The North American theme and amusement park market rose of 3.8% in 2017, its smallest increase in the past five years, mainly fueled by a 3.1% rise in per capita spending. Attendance edged up only 0.7% in 2017. Regional parks in the United States were the weak link, with a 0.4% decline in attendance, reflecting decreases at SeaWorld regional parks and only modest growth elsewhere. Extreme weather in some areas hurt many regional parks. U.S. destination parks, however, did relatively well in 2017, with a 3.0% increase in attendance, up from the 0.7% gain in 2016. Canadian parks did a bit better than U.S. parks in 2017, with a 1.3% increase in attendance. The market rebounded last year, as major new attractions and several thrill rides were introduced, and attendance rose 2.5%.
The theme and amusement park market in North America grew faster than nominal GDP from 2012 through 2016 but dipped below the 4% GDP growth in 2017.
Destination parks in the United States are defined as the eight major parks in the Orlando/Tampa area in Florida—Magic Kingdom Park at Walt Disney World Resort, Epcot at Walt Disney World Resort, Disney’s Hollywood Studios at Walt Disney World Resort, Disney’s Animal Kingdom Theme Park at Walt Disney World Resort, Universal Studios Florida, Universal’s Islands of Adventure, SeaWorld Orlando, and Busch Gardens Tampa Bay— and the three major parks in the Los Angeles/Anaheim area in California: Disneyland Park, Disney California Adventure Park, and Universal Studios Hollywood. These parks are considered destination parks because a significant portion of their attendance is generated by tourists who live outside of the immediate vicinity. Attendance at destination parks rose 3.0% in 2017, up from the 0.7% increase in 2016. The opening in 2017 of Pandora – The World of Avatar at Disney’s Animal Kingdom Theme Park at Walt Disney World Resort led to record attendance at that park, and a full year of the Wizarding World of Harry Potter at Universal Studios Hollywood produced record attendance at that park too. Both parks recorded double-digit increases in 2017 and drove the increase in overall attendance. Several major new attractions opened last year and in 2019 should provide a boost to the market.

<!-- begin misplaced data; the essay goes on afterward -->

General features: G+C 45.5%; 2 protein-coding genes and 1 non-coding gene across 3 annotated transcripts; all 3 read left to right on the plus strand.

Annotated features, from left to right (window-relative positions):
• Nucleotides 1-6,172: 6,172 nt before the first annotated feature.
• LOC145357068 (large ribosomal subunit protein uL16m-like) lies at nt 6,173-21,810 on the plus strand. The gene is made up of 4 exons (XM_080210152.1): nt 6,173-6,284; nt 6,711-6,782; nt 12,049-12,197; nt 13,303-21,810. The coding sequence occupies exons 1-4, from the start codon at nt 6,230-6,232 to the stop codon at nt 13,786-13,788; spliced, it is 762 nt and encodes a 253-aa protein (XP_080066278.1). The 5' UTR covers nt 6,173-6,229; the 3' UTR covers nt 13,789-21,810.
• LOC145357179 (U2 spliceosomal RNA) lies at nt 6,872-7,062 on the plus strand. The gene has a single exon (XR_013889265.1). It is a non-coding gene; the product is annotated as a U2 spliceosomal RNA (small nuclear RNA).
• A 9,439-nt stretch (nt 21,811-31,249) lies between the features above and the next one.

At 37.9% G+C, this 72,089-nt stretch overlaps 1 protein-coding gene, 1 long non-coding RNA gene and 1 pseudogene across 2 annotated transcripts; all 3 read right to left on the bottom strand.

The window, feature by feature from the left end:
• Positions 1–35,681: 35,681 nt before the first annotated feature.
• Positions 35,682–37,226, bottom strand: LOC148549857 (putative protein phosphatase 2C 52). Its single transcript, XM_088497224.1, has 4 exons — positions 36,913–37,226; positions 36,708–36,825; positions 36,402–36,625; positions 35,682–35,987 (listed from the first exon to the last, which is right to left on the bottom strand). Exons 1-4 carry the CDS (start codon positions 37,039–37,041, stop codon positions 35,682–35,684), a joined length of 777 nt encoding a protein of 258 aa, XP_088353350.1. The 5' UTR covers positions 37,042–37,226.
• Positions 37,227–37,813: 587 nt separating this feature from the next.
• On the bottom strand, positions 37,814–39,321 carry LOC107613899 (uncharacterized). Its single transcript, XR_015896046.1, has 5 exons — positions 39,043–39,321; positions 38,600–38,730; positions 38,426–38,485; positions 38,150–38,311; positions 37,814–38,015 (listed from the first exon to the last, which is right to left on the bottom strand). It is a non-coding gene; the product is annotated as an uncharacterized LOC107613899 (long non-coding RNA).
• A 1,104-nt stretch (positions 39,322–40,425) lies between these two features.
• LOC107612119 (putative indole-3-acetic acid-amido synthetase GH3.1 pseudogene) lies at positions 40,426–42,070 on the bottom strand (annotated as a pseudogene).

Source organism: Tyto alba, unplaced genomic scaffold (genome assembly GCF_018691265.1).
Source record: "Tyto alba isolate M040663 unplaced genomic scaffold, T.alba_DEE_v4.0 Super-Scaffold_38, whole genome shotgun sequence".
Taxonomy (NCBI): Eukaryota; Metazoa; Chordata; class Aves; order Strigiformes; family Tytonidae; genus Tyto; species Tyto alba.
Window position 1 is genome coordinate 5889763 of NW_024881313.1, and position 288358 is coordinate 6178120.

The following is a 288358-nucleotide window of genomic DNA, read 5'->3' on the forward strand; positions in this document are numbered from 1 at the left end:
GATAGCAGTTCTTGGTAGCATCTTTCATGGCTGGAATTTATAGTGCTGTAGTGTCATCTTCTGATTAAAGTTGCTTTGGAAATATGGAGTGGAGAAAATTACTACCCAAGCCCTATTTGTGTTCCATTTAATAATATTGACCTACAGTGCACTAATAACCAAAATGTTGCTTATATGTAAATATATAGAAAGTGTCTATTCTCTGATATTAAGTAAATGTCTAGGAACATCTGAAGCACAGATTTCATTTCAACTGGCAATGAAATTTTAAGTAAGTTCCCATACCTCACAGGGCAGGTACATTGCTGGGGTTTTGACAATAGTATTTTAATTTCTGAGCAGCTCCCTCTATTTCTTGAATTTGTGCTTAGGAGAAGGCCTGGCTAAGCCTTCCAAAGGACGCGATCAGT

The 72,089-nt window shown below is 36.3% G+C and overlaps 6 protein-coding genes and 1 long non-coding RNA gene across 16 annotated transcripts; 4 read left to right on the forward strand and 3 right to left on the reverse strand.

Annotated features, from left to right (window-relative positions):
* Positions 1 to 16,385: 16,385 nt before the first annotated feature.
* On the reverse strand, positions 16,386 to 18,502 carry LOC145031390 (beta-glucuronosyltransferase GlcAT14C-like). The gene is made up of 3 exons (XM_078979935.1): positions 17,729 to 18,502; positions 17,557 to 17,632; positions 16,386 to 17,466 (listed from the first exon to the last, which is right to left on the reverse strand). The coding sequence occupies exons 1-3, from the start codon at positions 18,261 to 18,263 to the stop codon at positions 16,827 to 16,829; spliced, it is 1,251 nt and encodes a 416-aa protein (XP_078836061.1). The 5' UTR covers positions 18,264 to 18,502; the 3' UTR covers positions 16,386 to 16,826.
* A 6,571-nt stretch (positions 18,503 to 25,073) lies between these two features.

In addition, parks were being a bit more aggressive in raising their prices in 2018, and somewhat faster increases will occur during the next few years, averaging 3.8% compounded annually for the forecast period as a whole. While up from 2017, those projected increases will be less than the 5.1% compound annual increases during the past five years as a whole. Total spending at destination parks will increase at a projected 6.8% compound annual rate, rising from $12.6 billion in 2017 to $17.5 billion in 2022.
(Source IAAPA Global Theme and Amusement Park Outlook 2018-2022)